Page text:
A Boy and His TV

Wait... Tails wasn't brown!
All the other boys in my kindergarten class spent most of the year making a 200 piece Ninja Turtles puzzle in a side room, but I opted out of it. Ninja Turtles were the biggest thing around at the time, but they weren't my thing, and the same went for that whole Transformers/ G.I. Joe/ He-Man programming group. Maybe the cars, guns, explosions, and pizza did appeal to me on their own, but not with all the muscles. I was always scrawny and therefore easily intimidated by anything burly, and I just thought all that chest thumping and general badassed-ness was too intense and not nearly saccharine enough. 

I didn't go hungry though, because the 90's served up so much sugar on TV it's a wonder I still have all my teeth. Let's just say, my brother and I had "less badass" interests on lazy Saturday mornings in 1990, and shows like Maya the Bee, The Littl'bits, Shining Time Station, Fraggle Rock, Eureka's Castle (sadly) and Sonic the Hedgehog made up the bulk of it. Anything clean, colorful, mindless, and utterly devoid of muscles was good enough. These shows didn't activate my urges to break into random sword fighting during commercial breaks, but they were sweet enough pieces of eye candy to chew down between commercial breaks. They may have been trying to instead stimulate that seldom-used thing called a brain, but then again probably not. If my brain couldn't be compelled by cars, guns, muscles, and pizza, then it probably wasn't going to be compelled by hedgehogs, stupid dogs, exploding eyes, and pizza, either.

I didn't like Ninja Turtles, Street Sharks, Dino-Vengers, Gargoyles, Transformers, or even the dang Cheetahmen. Did I watch them? Well, of course. Who didn't? Who doesn't know their Raphael from their Donatello? Who doesn't love Ripster and Streex? Who can't name T-bone's signature move? Come on. But give me Rocko's Modern Life and Pete and Pete any day.  I traded bulging muscles, Kung Fu turtles, and underwear being worn on the outside, for fuzzy puppets, claymation puke, and cartoon animals who don't even wear underwear, let alone pants. No, violence was too intense for this little dork, but I could stomach a good "Sonic Sez Says" whenever required. Give me BURPS ("Aw yeah!"), farts ("Awesome!"), toilets ("Elite!"), corn dogs ("Excellent!"), roller blades ("Radical!"), pizza ("Tubular!"). Give me cartoony Loony Tuney violence ("No DUH!"). Give anything that goes good with a couch, my butt on it, and the crunching of Cheetos ("Pferrrrrbp!").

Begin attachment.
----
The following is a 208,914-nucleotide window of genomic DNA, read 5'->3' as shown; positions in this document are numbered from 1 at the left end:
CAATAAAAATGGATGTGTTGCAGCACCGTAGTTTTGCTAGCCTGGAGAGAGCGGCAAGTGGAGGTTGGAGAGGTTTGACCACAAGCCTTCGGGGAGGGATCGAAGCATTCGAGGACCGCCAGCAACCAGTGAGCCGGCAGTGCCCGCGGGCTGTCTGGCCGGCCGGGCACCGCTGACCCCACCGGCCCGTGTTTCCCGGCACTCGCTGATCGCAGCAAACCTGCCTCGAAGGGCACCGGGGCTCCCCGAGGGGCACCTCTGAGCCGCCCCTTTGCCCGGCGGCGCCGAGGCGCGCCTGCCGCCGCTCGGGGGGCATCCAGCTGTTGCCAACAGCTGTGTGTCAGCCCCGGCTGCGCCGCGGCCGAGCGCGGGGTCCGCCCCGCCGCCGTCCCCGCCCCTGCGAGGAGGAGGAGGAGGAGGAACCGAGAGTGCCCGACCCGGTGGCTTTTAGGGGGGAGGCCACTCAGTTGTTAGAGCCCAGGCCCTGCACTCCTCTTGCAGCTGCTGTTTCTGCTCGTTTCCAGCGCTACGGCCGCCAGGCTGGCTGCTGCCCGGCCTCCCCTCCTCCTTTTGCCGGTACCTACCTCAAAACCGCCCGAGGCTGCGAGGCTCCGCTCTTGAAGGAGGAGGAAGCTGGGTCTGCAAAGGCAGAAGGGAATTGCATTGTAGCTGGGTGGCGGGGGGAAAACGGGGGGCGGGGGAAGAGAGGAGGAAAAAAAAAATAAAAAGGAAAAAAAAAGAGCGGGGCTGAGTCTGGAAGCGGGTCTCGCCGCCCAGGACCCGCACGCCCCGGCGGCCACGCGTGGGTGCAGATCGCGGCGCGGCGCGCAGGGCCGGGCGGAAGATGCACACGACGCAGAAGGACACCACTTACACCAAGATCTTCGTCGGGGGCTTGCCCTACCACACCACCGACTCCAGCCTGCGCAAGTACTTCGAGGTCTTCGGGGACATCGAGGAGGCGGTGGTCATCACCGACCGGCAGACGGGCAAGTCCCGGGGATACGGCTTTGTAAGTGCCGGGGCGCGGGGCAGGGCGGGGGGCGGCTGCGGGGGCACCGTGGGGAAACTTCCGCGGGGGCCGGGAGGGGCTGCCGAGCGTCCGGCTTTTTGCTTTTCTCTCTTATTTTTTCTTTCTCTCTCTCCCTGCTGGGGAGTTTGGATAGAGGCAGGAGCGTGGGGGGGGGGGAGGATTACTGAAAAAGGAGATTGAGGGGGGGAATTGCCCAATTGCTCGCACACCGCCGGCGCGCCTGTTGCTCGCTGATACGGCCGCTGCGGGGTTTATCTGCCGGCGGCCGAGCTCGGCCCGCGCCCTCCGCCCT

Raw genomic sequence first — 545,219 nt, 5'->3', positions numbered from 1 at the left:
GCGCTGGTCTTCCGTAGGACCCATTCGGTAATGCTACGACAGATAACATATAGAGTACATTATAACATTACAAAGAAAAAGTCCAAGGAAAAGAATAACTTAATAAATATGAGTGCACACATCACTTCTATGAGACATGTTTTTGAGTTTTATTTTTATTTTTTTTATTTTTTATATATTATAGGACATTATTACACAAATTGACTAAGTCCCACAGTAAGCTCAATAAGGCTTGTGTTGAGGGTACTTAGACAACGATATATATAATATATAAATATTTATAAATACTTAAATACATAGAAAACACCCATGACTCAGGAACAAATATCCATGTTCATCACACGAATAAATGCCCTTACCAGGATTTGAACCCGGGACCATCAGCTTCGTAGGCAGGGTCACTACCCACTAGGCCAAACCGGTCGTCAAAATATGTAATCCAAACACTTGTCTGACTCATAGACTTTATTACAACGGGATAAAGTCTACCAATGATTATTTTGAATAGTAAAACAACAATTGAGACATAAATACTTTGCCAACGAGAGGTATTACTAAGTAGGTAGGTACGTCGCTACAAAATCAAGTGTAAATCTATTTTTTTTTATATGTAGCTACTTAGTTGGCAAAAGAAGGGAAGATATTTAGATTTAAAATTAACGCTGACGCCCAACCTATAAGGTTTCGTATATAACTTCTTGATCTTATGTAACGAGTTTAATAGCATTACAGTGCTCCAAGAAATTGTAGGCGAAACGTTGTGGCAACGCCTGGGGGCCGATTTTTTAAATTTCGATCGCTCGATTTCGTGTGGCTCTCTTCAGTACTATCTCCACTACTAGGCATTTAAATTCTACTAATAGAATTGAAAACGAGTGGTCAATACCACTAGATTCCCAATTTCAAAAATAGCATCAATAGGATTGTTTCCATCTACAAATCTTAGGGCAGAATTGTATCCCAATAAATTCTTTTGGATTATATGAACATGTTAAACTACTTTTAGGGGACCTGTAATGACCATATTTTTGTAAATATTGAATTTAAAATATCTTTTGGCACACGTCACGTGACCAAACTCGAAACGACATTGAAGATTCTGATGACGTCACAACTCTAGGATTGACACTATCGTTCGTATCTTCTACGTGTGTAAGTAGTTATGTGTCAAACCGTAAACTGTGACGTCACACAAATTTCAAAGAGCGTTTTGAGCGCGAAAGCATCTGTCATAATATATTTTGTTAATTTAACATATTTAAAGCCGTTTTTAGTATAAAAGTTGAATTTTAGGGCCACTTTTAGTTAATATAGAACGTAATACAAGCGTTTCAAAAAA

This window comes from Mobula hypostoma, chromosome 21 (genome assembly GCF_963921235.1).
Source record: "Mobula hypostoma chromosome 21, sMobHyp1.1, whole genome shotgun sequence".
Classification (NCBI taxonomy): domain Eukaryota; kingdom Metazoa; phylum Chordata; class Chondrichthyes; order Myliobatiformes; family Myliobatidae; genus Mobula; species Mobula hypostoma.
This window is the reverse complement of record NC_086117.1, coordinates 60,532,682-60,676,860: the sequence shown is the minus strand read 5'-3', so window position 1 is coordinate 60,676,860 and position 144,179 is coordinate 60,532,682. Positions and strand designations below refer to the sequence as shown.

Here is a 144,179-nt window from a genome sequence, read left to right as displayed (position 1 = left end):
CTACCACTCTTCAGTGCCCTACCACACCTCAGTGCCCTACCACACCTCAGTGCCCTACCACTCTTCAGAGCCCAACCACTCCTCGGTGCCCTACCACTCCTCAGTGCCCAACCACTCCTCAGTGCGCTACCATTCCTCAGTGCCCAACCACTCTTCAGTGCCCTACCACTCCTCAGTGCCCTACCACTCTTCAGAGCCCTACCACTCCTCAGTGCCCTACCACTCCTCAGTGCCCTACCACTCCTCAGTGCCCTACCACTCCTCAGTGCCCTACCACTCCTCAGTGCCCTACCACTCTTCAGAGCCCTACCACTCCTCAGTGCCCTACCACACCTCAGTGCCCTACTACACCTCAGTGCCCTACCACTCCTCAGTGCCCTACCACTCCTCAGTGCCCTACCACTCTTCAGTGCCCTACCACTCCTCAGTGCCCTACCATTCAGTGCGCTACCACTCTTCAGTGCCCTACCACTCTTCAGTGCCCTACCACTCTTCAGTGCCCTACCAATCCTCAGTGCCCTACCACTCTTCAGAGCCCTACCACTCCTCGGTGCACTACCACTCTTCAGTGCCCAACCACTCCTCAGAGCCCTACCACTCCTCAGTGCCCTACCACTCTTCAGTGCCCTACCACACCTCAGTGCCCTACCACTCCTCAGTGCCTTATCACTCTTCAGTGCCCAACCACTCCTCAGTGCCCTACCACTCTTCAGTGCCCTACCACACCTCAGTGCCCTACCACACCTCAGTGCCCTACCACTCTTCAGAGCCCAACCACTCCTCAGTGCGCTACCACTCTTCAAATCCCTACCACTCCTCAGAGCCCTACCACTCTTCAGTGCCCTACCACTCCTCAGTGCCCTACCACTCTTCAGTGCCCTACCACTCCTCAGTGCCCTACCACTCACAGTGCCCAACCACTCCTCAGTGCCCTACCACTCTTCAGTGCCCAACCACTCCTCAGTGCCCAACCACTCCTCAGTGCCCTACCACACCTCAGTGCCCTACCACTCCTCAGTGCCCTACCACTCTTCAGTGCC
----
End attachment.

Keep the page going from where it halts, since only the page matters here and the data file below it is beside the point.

And of course whenever this came up, somebody had to say it, and it was usually me:

So did I watch the girly shows? Of course. They were on TV were they not? When that box is lit up, you obey. I watched the Care Bears. I watched My Little Pony (the old one... the new one I currently watch of course). I watched Clarissa (what kind of name is that anyway?). At daycare I may have had to tuck certain parts in while these shows were going, you know, just to hope I blended in with the rest of the audience, but trust me, my mind was so zonked out by that point I never seemed to notice when the colors started going more soft, more pastel, and the animals started getting more cutesy, more plush and Lisa Frank-ish, with bigger eyes and high-pitched migraine-inducing voices... and the presence of such things like "kindness" and "sharing" and "friendship" and other things that corrode the Y chromosome, and the absolute banishment of all fart jokes, and then that strange conspicuous scene in the middle of every girly show where all the characters would just stare at you and say, in a robot voice, "Okay girls! Now that those boys have left the room, let's roll out plan 67B for world domination!" Always thought that was a little weird.

In the 80s and early 90s, children's television existed for the sole purpose of selling you toys. That was what it was all about, whether it was a new Transformer or a new Sonic game. And there are just two different types of boys wanting those toys... the "hoo-ra!" ones who dream of driving a jet across a desert at high speeds only to morph into a robot that can shoot lasers from its shoulders, and the "uber dorks" like me who just want a trippy comedy adventure complete with furry animals, toilet jokes, and morals like a sledgehammer. In the end, it was all good, because it was all cheese... worth biting into so long as you held your nose. And if you waited for the commercial breaks, you knew just what to pester your parents for. See? That makes it simple. 

Beyond 2000

Before Discovery turned into the "poor career choice" channel, it had shows like this. The animated opening actually was eye-popping, only because computer animation wasn't used for everything back then. So I got to admit, this show actually had me thinking the future would be cool.

The Truck that Drove All Night

This is probably more for the six-year-old me, but I came across this book one night (on one of my all-nighter web wanderings) and the memory of it was so vivid I knew I had to post it. Having said that, I don't remember at all what this book was about besides what can be gleaned from the cover: a muffineer and his living truck drive all night, and thus we have, The Truck That Drove All Night.